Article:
On May 8, 2018, President Trump announced his decision to withdraw the United States from the Iran Deal, also known as the Joint Comprehensive Plan of Action (JCPOA), a treaty implemented on Jan. 16, 2016. Joined by Iran, China, France, Germany, Russia, the United Kingdom and the United States, the JCPOA allowed sanctions relief to Iran in exchange for curbing its nuclear-related programs.
In conjunction with Trump’s decision, the U.S. reinstated nuclear sanctions on Iran. According to the Treasury Department, “Persons engaging in activity undertaken pursuant to the U.S. sanctions relief provided for in the JCPOA should take the steps necessary to wind down those activities … to avoid exposure to sanctions or an enforcement action under U.S. law.”
The re-instated sanctions cover various types of transactions with Iran in the energy, shipping and banking sectors, including the purchase or acquisition of U.S. dollar banknotes by the Government of Iran; sanctions on petroleum-related transactions, including the purchase of petroleum, petroleum products or petrochemical products from Iran; the provision of underwriting services, insurance or reinsurance; and transactions by foreign financial institutions with the Central Bank of Iran and other designated Iranian financial institutions.
According to an Op-Ed in the Financial Times by U.S. Treasury Secretary Steven Mnuchin, “These actions are an important step towards holding the world’s largest state sponsor of terror accountable for its malign behaviour, human rights abuses, ballistic missiles development, and systematic efforts to exploit the global financial system to fund its revolutionary ambitions.”
What Does This Actually Mean?
Perhaps the biggest and most significant aspect of our country’s Iran Deal withdrawal is the re-instatement of a substantial subset of Iranian names and entities to OFAC’s Specially Designated Nationals (SDN) list, those whose assets are blocked and with whom U.S. persons are prohibited from engaging in activities or transactions.
What this signifies is an enormous update, all at once, to OFAC’s SDN list. By now, all U.S. financial institutions and organizations should have—or must immediately—perform a customer database re-screen to ensure they’re not conducting business with re-instated SDNs. For organizations that do not employ automated watch list screening, this task can seem practically insurmountable from a cost and time standpoint.
What Should Institutions Do Now?
Conducting sanctioned transactions or certain activities with SDNs can mean business-crushing fines by OFAC. In fact, the number of million-dollar civil money penalties has grown exponentially over the last few years. U.S. financial institutions—and all other organizations, for that matter—should:
- If not already doing so, strongly consider implementing automated watch list screening. Trying to manually handle such an enormous update workload can easily overwhelm compliance staff and leave too much room for human error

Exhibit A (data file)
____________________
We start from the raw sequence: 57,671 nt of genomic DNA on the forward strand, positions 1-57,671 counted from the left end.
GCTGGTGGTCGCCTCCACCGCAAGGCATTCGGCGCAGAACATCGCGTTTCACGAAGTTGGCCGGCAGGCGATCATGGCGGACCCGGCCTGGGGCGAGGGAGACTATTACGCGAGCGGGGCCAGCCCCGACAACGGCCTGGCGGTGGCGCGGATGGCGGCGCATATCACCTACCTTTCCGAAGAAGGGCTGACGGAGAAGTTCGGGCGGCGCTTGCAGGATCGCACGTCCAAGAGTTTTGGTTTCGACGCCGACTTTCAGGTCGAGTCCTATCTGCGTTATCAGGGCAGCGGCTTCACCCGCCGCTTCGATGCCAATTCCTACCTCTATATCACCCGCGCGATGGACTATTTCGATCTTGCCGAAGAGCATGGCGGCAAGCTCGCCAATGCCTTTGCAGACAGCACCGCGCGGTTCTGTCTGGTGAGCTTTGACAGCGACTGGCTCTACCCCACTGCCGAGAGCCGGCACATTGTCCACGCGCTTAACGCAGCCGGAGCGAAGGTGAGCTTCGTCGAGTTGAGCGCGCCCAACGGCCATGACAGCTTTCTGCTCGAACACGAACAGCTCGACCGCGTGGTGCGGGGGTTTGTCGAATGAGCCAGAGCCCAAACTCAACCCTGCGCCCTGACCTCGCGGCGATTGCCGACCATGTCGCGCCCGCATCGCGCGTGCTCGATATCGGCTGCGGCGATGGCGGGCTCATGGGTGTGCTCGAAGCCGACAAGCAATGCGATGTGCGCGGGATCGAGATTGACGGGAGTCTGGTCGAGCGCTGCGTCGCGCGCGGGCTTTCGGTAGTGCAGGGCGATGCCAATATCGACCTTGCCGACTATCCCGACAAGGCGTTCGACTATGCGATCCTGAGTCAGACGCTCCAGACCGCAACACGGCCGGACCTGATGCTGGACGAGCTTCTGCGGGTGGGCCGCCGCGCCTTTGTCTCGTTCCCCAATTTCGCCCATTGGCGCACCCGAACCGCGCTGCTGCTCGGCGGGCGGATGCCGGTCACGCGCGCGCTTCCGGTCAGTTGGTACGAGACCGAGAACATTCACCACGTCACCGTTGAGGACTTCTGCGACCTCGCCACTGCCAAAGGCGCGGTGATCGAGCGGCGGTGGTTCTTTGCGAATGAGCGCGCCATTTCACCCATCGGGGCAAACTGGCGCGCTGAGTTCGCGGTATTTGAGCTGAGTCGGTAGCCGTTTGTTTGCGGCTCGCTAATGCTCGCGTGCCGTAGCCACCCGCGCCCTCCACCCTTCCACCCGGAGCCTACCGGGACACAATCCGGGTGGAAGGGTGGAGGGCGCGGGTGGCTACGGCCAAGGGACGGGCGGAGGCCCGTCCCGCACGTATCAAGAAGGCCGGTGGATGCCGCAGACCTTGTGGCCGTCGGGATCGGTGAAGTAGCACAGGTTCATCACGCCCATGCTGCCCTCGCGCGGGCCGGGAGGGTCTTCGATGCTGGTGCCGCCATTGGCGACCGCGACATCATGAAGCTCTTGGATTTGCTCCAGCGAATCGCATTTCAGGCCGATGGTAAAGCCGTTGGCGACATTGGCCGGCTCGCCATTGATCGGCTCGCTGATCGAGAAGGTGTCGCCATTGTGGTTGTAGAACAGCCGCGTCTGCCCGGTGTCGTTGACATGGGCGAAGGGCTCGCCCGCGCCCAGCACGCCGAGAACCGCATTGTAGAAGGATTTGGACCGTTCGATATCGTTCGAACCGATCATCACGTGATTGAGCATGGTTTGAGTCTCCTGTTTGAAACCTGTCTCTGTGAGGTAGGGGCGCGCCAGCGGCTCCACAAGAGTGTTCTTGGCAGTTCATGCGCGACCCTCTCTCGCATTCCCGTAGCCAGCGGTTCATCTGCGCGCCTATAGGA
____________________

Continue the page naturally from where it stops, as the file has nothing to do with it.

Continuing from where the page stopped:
- If there’s no doubt your credit union has recently conducted transactions with Iranian companies or individuals, ensure you cease any further transactions and re-screen your customer database
- Review policies and procedures, particularly those that might have allowed the types of transactions in question
- For non-U.S. subsidiaries of U.S. institutions, terminate any transactions with Iran
- Maintain an overall awareness that these actions by the Trump administration might just be the tipping off point for further events that may greatly affect the country as a whole—well beyond financial transactions
Currently, the U.S. is the only country to withdraw from the Iran Deal, a fact that potentially complicates our relations with the remaining countries involved in the JCPOA, due to what’s called secondary sanctions. Secondary sanctions come into play for cases in which the U.S., another country, and Iran were involved in business dealings prior to our withdrawal from the deal—and the other country continues those dealings with Iran.
For example, if the U.S. conducted transactions with France and Iran involving goods and services used in the Iranian automotive industry—and France continues those transactions that the U.S. has now sanctioned—France could be subject to secondary sanctions. These sanctions can lead to commercial and legal risks.
That’s the million-dollar question. Unfortunately, the answer is “wait and see.” However, if this presidential administration continues on its current course, Iran sanctions could be just the beginning.
For now, it’s vital that financial institutions and all other American businesses remain solidly aware of how this action plays out. And of course, screen and re-screen all customers. For much more on this topic, listen to the Iran Sanctions episode of CSI’s podcast, Fintech Focus.